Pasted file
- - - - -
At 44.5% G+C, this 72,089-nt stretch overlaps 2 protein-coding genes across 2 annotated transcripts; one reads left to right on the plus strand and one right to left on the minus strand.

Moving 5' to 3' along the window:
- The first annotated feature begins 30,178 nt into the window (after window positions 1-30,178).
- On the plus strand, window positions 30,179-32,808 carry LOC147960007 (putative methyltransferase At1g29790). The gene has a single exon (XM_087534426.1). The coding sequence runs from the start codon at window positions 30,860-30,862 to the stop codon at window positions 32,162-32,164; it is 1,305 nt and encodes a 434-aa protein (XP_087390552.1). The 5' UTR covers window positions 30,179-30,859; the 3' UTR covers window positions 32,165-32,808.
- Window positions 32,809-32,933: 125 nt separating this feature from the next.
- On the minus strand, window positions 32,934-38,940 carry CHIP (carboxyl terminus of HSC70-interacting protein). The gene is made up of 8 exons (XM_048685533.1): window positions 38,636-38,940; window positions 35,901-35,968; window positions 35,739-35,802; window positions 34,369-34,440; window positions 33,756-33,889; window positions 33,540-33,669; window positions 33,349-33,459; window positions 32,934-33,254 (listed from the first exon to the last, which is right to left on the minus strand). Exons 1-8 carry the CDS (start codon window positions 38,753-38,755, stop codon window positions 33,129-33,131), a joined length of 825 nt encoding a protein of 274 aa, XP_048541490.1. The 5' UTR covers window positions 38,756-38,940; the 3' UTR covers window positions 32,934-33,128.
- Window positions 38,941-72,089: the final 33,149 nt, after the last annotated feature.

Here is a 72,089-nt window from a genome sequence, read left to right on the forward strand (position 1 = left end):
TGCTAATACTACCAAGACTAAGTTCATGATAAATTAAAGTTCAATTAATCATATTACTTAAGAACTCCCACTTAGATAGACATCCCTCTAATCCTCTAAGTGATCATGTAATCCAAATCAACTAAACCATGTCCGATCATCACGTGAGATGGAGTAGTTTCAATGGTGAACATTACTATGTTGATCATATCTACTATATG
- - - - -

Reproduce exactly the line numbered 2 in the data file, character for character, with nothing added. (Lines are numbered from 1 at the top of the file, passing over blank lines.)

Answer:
Moving 5' to 3' along the window: